The restored Town Hall library of Asiatic Society of Mumbai. Image Credit: Pamela Raghunath/Gulf News

Mumbai: Even as the refurbishment of the wide steps leading to the city’s most iconic building, the 184-year-old Asiatic Society of Mumbai, will be completed in six weeks, the recently restored Town Hall and library within has become the focus of admiration.

Regular visitors are thrilled at the new, restored look that transports readers into an opulent era of chandeliers, dark wood furniture and shiny floors. The best part is that readers can now enjoy good lighting — a result of skill and art on the part of the designer.

When Chief Minister Devendra Fadnavis inaugurated the renovated Town Hall a few days ago, he remarked that Mumbai gets back its Town Hall retaining its old grandeur. Dedicating this prestigious heritage structure to Mumbaikars, he appealed to people visit the library with such a historic collection.

Town Hall has been classified as a Grade I heritage building among the list of Mumbai’s finest architectural masterpieces under the Heritage Regulations of Greater Bombay.

This was one of the first buildings for which the Maharashtra government sanctioned funds towards conservation and appointed Abha Narain Lambah Associates for taking up this task of restoring it.

“The first phase started in 2009, which focused on the structural restoration of the roofs and waterproofing,” said Kruti Garg, Director, Conservation, at the architectural firm.

The roof of this building was never opened and the condition of the wooden trusses were in a highly deteriorated state with cracks and deflections ranging from 8 inches to 21 inches, she told Gulf News.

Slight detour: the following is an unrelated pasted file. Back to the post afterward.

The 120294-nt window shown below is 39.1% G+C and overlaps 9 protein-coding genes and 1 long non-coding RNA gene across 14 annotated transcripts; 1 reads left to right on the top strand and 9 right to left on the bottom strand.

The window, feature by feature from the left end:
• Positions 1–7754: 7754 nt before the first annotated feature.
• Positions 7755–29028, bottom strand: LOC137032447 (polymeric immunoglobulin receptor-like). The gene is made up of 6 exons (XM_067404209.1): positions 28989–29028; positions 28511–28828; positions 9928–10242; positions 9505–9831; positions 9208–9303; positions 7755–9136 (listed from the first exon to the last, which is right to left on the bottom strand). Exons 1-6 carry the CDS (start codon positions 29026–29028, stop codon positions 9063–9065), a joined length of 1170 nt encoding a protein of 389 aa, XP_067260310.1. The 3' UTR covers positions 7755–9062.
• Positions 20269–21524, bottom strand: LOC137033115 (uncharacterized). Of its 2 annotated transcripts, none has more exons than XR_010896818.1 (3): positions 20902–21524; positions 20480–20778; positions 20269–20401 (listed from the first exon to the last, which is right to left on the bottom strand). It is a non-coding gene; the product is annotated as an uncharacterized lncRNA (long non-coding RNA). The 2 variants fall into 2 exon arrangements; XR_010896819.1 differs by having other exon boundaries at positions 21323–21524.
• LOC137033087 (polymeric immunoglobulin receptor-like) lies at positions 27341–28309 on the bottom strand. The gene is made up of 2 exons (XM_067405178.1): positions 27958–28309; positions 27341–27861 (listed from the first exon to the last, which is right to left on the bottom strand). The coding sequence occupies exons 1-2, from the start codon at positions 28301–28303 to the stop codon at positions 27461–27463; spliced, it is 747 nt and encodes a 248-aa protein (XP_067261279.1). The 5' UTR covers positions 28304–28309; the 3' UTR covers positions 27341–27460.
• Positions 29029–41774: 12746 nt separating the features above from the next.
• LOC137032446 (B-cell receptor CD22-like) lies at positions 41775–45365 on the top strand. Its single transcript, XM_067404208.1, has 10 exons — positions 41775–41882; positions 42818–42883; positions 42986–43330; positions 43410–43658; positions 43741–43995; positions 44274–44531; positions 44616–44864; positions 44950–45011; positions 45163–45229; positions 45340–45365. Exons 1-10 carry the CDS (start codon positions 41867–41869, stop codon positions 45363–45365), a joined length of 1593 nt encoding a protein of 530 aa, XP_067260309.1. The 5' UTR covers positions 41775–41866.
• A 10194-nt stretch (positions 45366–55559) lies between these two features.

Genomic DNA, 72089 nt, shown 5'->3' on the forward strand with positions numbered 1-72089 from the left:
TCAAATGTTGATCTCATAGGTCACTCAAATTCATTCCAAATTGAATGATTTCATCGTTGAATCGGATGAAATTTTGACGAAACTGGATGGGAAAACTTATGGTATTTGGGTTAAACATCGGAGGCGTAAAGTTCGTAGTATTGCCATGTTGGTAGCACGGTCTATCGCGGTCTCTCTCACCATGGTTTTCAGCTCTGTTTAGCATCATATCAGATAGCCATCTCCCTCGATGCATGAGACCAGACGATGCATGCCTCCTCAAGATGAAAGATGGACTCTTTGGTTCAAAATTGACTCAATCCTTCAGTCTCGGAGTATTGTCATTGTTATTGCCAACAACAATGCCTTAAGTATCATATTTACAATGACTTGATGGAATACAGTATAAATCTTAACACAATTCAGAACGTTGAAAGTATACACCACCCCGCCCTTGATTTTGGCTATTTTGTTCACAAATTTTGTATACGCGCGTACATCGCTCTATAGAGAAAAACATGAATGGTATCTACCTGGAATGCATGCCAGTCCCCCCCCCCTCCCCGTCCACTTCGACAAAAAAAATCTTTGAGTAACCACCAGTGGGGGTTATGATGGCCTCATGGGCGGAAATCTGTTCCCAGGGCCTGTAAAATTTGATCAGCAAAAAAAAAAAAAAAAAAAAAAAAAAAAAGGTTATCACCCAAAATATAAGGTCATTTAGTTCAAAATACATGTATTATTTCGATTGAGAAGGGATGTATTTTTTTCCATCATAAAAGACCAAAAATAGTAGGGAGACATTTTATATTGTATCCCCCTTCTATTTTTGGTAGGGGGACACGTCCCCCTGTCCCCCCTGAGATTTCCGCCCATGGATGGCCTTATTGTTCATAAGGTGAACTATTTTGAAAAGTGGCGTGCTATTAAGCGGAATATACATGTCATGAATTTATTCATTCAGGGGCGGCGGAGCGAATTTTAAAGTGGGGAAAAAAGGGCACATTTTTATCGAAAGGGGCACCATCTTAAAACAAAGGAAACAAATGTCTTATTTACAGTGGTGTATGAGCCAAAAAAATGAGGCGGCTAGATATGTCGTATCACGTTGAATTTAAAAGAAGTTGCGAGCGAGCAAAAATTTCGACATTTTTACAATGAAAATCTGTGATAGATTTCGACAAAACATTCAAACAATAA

“These would not have lasted another monsoon in Mumbai and it was in time that retrofitting works were done from 2009-2011,” Garg said.

The next phase dealt with the restoration of the interior of Central Hall occupied by the Central Library. The work commenced in February 2015 and was completed in January 2017. It entailed the restoration of the false ceiling using original techniques; restoration of the wooden floor; removing layers and layers of paint from cast iron columns which were imported from England back in 1833; restoring the Corinthian capitals and bringing them back to their original colour scheme of ivory and gold.

Even the furniture, “has been made new based on original designs and details and nuances found in the building to reflect the time period and character of the historic interior,” Garg said.

Lambah said that the relationship Mumbaikars share with their heritage is distinct from that other Indian cities where such historic buildings are fenced off from visitors.

In a newspaper article, Lambah wrote, “It is most likely that you as a Mumbaikar would have been born in a heritage hospital building [Bhabha, JJ, Grant Medical, Wadia hospital], gone to school or college in a heritage building [J B Petit, Avabai Petit, Cathedral, Bombay Scottish], graduated from a historic college or university [JJ School of Arts, SNDT Kanyashala, Elphinstone, St Xavier’s, University Fort Campus], played cricket in a historic ground [Oval, Shivaji Park], worked in a heritage building [HSBC and Deutsche Bank, BMC head office, Mantralaya and even Old Customs House] or even fought a court case in one.”

Any restoration or renovation to such historic buildings always bring on a feel-good smile on a Mumbaikar’s face.